Doctors will have to apply to Maryland’s medical marijuana commission to become certified to prescribe the drug, and will be able to prescribe 30-day supplies of marijuana to patients they have on-going relationships with.

“The most important thing for us is that patients are actually able to access the medicine they need for their conditions, and having medical marijuana available through dispensaries is the most important component of that,” said Rachelle Yeung, a legislative analyst at the Marijuana Policy Project.

Initially, there will be 15 dispensary licenses available. Growers can also operate as dispensaries, Morhaim said. The commission is expected to pass regulations governing how the new bill will be carried out by Sept. 15.

“I feel really good about where we are,” Morhaim said. “Last year’s bill didn’t work but it did set up a framework, it set up a commission, it set up a structure.”

House Bill 1101, signed into law by O’Malley last May, established the independent, 12-person Natalie M. LaPrade Medical Marijuana Commission. The bill stipulated that a medical marijuana program would have to be under the direction of an academic medical center, defined as a hospital that operates a medical residency program and conducts research with human subjects overseen by the federal Department of Health and Human Services.

Although regulations for the academic medical centers had yet to be adopted, officials at the University of Maryland Medical System and Johns Hopkins University indicated to legislators they did not intend to participate in the program.

Under the new bill, any doctor certified by the commission will be able to prescribe a 30-day supply, the size of which will be determined by the doctor and dispensary, as well as the route of administration for the marijuana.

“There’s specific language that says that the commission is encouraged to be sure that there are appropriate different kinds of strains, shown to work with the different ways they’re processed,” Morhaim said, which could include tinctures and oils.

There is a large data collection component in the bill, which will allow the commission to track patient outcomes and other statistics, and help guide future decisions.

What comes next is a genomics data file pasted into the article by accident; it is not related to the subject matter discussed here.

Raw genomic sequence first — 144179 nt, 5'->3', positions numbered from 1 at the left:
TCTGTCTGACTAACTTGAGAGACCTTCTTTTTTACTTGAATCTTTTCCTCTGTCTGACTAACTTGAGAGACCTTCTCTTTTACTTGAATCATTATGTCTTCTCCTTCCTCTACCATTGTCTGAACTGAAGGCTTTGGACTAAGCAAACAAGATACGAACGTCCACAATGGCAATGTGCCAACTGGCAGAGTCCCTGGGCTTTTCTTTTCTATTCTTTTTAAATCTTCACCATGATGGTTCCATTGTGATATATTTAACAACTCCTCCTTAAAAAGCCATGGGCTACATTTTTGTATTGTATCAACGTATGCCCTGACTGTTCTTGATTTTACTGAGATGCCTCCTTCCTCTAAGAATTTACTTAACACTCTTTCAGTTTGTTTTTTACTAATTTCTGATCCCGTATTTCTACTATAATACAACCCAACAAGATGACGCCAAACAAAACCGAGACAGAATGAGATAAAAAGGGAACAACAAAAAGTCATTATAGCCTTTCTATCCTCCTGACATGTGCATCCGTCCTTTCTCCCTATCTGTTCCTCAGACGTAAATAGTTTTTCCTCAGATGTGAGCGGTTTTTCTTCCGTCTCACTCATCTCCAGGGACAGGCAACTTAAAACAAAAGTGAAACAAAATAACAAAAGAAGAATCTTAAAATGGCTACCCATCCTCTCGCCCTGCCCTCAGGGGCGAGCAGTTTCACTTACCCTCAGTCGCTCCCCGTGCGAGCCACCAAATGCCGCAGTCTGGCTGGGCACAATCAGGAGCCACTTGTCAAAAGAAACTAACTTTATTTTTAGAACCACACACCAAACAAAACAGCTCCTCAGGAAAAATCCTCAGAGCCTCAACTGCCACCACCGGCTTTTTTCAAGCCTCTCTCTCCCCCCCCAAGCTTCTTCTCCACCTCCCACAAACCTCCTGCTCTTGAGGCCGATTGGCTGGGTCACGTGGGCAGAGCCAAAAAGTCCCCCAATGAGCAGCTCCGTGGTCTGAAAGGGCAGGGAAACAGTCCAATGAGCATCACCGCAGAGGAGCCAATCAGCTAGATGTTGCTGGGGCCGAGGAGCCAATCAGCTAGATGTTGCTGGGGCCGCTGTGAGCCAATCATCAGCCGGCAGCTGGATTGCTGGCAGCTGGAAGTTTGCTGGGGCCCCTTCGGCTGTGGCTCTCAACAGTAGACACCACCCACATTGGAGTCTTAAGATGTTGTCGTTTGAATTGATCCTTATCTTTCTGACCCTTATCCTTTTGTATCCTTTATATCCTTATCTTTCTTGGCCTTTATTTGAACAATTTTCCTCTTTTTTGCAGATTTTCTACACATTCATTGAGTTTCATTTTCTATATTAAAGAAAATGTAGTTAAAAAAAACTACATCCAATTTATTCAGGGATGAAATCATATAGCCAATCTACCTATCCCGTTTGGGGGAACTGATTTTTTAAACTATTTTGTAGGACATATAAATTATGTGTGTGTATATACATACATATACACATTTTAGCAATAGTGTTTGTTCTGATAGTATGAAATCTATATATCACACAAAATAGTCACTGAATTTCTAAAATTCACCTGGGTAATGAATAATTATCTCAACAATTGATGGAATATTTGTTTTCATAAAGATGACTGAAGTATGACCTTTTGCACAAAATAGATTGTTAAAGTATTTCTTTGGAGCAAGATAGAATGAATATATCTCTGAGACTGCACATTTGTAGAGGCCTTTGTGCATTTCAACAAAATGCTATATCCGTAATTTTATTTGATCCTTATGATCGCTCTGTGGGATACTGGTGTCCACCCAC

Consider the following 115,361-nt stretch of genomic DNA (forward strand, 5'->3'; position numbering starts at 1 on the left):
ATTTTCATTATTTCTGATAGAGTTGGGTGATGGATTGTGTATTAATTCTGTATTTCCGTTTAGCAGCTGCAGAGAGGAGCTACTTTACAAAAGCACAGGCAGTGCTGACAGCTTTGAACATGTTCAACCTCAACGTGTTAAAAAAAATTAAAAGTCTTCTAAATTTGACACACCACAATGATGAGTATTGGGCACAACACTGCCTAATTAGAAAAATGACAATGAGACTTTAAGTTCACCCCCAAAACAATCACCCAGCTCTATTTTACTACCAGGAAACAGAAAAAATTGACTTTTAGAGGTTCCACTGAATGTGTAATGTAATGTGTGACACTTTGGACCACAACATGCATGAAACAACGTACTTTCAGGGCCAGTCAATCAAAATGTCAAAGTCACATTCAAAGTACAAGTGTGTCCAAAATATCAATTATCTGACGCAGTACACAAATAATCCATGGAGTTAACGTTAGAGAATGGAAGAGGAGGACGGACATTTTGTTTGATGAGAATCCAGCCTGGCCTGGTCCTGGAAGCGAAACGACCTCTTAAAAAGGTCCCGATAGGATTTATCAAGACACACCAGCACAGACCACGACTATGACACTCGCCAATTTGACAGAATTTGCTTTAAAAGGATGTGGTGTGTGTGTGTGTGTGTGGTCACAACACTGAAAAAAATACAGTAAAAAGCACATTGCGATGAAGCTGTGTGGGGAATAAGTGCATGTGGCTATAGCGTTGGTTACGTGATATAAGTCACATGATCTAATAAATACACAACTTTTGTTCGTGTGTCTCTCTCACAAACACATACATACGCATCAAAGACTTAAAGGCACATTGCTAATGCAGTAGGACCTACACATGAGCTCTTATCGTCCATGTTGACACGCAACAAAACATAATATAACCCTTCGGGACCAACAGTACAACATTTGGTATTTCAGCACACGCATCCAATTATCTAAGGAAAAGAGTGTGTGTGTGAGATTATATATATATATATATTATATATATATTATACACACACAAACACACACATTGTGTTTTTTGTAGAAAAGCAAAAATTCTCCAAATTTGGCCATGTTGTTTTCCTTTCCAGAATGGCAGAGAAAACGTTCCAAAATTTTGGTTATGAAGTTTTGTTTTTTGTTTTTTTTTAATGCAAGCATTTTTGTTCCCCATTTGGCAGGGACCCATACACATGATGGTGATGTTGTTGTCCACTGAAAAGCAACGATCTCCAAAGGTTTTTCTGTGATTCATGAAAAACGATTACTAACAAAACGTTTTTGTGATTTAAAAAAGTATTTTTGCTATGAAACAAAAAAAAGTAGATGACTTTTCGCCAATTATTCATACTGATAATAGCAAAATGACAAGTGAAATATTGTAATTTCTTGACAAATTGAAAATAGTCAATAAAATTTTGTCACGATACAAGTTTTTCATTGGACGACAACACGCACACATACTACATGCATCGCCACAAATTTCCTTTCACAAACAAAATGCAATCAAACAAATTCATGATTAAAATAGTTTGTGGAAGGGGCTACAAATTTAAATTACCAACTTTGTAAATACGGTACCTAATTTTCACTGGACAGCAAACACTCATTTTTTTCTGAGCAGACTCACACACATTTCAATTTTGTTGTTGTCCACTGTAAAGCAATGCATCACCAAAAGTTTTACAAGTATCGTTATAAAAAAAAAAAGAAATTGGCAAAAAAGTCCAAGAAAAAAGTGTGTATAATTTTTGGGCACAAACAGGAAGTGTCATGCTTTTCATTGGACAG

Morhaim expects dispensaries to open within three to six months after the commission passes its regulations in September. After a year, the commission will reevaluate the program and the number of dispensaries, taking into account geography and other factors.

“The key thing is to get medicine into the hands of patients under appropriate circumstances, learn from that and determine what will be the adjustments,” Morhaim said.

As for the decriminalization bill, Yeung did not have as much high praise, calling it one of the weakest bills in the country because of the low possession amount and the increasing fines.

“It’s definitely a step in the right direction,” she said. “The question of a criminal market remaining in place came up during the floor debate in the house, and that’s still an important issue, which is why a system that would tax and regulate marijuana would be best.”

The decriminalization bill, which mirrors a bill Sen. Bobby Zirkin introduced during last year’s session, would impose a $100 civil fine on possession of 10 grams or less of marijuana for a first offense, with fines increasing to $250 and $500 for the second and third offenses, respectively.

“It’s the right public policy,” Zirkin said. “All this bill is, is a recognition that this pseudo-criminalization is an ineffective policy.”

Zirkin said drug use and drugged driving has not increased in any of the 17 other states that have decriminalized marijuana.

Democratic gubernatorial candidates Del. Heather Mizeur, Attorney General Doug Gansler and Lt. Gov. Anthony Brown all said they support decriminalization. And although Gov. Martin O’Malley was hesitant earlier in the session, he signed the bill Monday.

“I think he became aware that this was the politically smart move and, especially since he has national ambitions, it would have been career suicide to veto this bill,” said Yeung.